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Old January 16th, 2012, 10:19 PM   #6
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Re: avoiding dark under eyes when lighting

I always run kinos vertically for this sort of shot. it in fact prevents the very problem you are talking about - darker eye sockets. I never use kinos horizontally because its too flat looking and the spill is a LOT harder to control. ditto soft boxes / chimeras.

another really simple fix is the obi light - a single bulb flow or LED mounted on camera maybe a 1/2 - 1 stop under the key. just enough to hit the face and get good skin tones w/o looking too lit or frontal.
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Old January 27th, 2012, 06:44 PM   #7
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Re: avoiding dark under eyes when lighting

I've had my eye on the catchlights in the eyes of actors in hollywood movies. I've often noticed only a single catchlight towards the bottom of their eyeball, indicating that the only frontal light was below the camera.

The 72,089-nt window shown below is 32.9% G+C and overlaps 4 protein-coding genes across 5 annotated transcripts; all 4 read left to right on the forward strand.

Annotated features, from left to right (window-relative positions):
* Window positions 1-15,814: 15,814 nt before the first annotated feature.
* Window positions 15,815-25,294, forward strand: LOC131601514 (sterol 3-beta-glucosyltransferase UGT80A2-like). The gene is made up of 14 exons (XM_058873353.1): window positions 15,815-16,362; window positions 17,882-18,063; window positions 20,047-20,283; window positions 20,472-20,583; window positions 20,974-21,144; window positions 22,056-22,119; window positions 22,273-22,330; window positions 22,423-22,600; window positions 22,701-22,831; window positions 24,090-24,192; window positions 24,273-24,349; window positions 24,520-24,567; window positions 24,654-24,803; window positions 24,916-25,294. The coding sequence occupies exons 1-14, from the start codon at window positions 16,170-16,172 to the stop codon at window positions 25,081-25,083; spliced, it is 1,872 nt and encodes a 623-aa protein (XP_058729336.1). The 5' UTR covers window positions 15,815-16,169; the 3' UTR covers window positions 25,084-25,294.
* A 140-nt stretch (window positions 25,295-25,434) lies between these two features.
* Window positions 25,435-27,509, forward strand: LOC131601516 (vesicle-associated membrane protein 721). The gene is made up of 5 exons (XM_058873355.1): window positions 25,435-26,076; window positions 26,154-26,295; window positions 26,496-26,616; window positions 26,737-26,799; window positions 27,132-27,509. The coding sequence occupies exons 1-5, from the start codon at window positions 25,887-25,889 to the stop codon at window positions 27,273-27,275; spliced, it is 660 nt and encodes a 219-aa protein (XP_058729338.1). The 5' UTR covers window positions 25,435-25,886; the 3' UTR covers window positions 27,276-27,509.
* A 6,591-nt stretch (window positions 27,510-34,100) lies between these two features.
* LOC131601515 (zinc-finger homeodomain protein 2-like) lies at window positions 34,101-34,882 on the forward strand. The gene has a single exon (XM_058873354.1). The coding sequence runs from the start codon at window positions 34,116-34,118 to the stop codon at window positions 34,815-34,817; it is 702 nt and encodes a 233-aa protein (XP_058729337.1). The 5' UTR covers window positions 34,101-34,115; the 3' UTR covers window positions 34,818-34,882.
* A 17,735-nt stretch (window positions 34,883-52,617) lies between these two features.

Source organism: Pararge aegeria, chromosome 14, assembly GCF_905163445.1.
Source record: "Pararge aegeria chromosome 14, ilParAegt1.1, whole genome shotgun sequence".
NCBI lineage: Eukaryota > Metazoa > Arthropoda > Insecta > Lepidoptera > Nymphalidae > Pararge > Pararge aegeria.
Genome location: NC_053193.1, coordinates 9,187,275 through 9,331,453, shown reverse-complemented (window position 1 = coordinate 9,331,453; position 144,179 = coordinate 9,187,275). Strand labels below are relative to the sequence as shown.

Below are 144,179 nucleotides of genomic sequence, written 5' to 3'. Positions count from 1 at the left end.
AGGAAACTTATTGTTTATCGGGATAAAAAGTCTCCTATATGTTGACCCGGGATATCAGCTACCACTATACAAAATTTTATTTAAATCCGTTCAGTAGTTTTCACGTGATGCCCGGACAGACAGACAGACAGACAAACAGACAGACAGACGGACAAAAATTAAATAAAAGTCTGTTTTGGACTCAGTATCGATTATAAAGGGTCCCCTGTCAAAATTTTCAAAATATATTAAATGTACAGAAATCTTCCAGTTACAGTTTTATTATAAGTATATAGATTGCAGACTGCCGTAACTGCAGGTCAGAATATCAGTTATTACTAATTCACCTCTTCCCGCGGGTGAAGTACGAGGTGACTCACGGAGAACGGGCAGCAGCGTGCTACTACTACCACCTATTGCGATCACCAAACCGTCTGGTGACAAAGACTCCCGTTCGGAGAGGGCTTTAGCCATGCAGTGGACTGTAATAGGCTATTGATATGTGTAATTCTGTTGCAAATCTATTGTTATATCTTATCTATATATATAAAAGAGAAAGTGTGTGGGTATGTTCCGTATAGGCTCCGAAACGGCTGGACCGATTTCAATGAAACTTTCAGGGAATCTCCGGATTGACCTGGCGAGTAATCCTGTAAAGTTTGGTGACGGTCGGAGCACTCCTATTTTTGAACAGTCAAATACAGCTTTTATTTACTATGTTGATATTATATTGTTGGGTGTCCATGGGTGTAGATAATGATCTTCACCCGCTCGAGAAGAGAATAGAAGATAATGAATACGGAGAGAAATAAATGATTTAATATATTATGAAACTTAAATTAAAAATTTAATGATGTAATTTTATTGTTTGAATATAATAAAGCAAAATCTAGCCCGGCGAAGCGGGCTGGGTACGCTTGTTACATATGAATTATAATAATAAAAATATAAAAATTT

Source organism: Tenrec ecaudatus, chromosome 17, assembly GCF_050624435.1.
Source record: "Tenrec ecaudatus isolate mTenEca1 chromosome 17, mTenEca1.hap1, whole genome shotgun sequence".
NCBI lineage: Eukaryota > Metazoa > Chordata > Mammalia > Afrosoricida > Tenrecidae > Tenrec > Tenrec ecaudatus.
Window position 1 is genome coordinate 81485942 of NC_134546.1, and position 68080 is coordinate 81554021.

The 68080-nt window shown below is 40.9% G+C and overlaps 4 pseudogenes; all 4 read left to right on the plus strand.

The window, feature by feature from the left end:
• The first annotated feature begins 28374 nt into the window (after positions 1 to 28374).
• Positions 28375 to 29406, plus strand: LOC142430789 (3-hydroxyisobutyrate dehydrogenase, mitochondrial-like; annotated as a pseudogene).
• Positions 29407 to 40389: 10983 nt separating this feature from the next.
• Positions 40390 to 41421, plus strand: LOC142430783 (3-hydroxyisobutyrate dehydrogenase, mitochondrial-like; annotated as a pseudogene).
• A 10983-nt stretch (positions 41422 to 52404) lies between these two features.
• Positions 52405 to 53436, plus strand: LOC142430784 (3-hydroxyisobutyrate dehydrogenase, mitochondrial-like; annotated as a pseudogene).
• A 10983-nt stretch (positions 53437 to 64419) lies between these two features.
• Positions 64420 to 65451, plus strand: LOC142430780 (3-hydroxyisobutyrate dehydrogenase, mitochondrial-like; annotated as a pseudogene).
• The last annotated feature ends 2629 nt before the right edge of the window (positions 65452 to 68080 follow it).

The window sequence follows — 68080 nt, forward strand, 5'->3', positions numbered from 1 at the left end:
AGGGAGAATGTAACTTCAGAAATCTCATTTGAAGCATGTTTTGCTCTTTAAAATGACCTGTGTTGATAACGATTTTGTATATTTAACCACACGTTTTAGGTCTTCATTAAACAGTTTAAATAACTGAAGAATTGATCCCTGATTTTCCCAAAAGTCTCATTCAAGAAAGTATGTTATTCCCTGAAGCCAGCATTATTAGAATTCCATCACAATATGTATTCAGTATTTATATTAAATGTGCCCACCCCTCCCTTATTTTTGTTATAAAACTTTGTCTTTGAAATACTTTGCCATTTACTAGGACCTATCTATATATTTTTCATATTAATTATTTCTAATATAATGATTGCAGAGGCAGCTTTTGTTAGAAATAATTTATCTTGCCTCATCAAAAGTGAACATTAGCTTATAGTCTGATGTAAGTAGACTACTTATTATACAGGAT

I think that because under-camera lighting looks so bad when it's the only light, we typically avoid it. But using under-camera light for fill only is a good tool to have in your belt.
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Old January 27th, 2012, 09:49 PM   #8
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Re: avoiding dark under eyes when lighting

It's entirely possible to illuminate an actor to exposure without a catch appearing in the eyes--it just requires a very large, uniform soft source. Ambient daylight in a room is a good example of this. Bounce cards (or "pizza boxes"--2x2 beadboard bounces handheld under an actor for fill) tend to not show up in the eyes, while a hotter, defined light source will.